Why an Interdisciplinary Investigation?

The last twenty years have yielded great progress in the psychology and neurobiology of the emotions. Antonio Damasio’s groundbreaking studies of patients with lesions in the ventromedial prefrontal brain region provided a foundation, by exhibiting the remarkable pairing of deficits in emotional responses with dramatic deficits in decision-making (Damasio 1994). More recently, the widespread availability of functional neuroimaging has facilitated great progress in psychology and neurobiology of the emotions, particularly in understanding emotions’ role in cognitive processes such as memory, attention, and decision-making, and in mapping out emotional processes that guide social behavior (e.g., Bechara et al. 2000, Rolls 2007).

While love and caring are not explicitly among the concepts around which neuroscientists working on the emotions organize their research, many disorders they study implicate the capacity to love or care in a variety of ways that help to illuminate the roles of love and caring in healthy, non-disordered agency. Patients suffering from addiction systematically ignore what they care about in their addiction-driven decisions, and so mapping out the neural mechanisms of addiction can help us understand precisely how in such cases caring is undermined—and, by contrast, how caring functions in healthy cases of decision-making and motivation. People often describe psychopaths and patients with ventromedial prefrontal brain damage as altogether uncaring or unloving, partly because of their lack of certain emotional and motivational responses, even though their reasoning ability appears fully intact. By contrast, people with Asperger syndrome, despite their deep challenges in understanding their fellow human beings and social interaction, exhibit unmistakably caring behaviors and attitudes. Thus, examining these disorders as a group, at the level of deep and detailed knowledge both of the neurochemical and neuroanatomical mechanisms responsible for emotional experience and of how malfunctions of these mechanisms lead to these disorders of affect and motivation, offers a unique opportunity to probe what caring and love involve—not only in dysfunctional cases, but also in cases of healthy, robust functioning.

The work of legal theorists and thoughtful medical practitioners also bears directly upon the roles that love and caring play in healthy human agency because of the urgent ethical questions with which patients present them. What bearing do disorders of affect that impact patients’ capacity for care have upon their moral responsibility for their actions? What bearing should they have upon their legal responsibility? How do these disorders alter patients’ moral and legal standing, as moral agents whose wishes require respect? How should practitioners conceive treatment goals for these patients? As we note below, these are questions with which, we think, philosophical work on caring and its roles in human agency can help—especially if it is informed by the experience of medical practitioners and legal theorists who actually deal with them. More importantly, we think that reflecting on these questions in the context of cases of dysfunction can help us better to understand the grounds of moral and legal responsibility, and of moral and legal standing, in the case of normal, healthily functioning people, whose capacities for love and caring are intact: if affective dysfunction undermines responsibility and standing, then properly functioning affect must be among the conditions of responsibility and standing. Indeed, we think that reflection on these cases may be indispensable in helping us understand what healthy functioning consists in, and what love and caring contribute to it, given that directly experimenting on healthy individuals to find out what undermines responsibility and moral standing is ethically impermissible.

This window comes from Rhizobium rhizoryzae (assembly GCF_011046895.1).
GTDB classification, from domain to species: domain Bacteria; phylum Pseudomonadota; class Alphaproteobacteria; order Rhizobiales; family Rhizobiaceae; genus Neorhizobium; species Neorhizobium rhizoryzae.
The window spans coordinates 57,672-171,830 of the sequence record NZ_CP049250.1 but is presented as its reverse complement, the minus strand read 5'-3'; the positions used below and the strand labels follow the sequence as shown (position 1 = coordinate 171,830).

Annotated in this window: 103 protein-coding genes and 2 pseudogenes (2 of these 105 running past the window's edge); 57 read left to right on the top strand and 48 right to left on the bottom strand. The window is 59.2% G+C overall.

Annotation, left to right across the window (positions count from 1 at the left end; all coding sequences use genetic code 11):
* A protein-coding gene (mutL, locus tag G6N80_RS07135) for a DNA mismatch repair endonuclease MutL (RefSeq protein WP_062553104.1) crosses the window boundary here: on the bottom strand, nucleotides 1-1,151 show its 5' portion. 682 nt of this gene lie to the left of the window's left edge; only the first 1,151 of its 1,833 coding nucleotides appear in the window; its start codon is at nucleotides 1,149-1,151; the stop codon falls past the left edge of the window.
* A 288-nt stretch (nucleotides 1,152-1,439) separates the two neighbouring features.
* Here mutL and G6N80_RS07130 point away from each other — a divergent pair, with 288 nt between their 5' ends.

On the other side, philosophical accounts can also help the scientists design and interpret experiments to test their results. Of course, we, the three Project Leaders, are not scientists and cannot set the scientists’ agenda. However, scientists studying the emotions make assumptions about the nature of rationality and agency, often drawing on orthodox theories of rational choice as preference-satisfaction, and here we anticipate that richer philosophical accounts will enhance the scientists’ understanding of the phenomena they are studying. For example, attempts in neuroscience to understand the neural origins of morality tend to presuppose overly simple models of human agency and rationality, which have no special role for loving or caring beyond what one can characterize in terms of desires and preferences—models philosophical accounts can help to correct. Similarly, psychological and neuroscientific experiments investigating such morally relevant emotions as shame and guilt can inform and be informed by philosophical accounts of these emotions and their ties to what we love and care about. We will provide other, more detailed examples below.

The goal of our project, then, is two-fold: (1) to foster philosophical research on love and caring, and on their roles in human agency, research informed by the best, cutting-edge work in other disciplines, and (2) to foster interdisciplinary dialogue on love and caring, so that philosophical work on the subject can inform work in other disciplines as well.

Next: Why Love and Human Agency?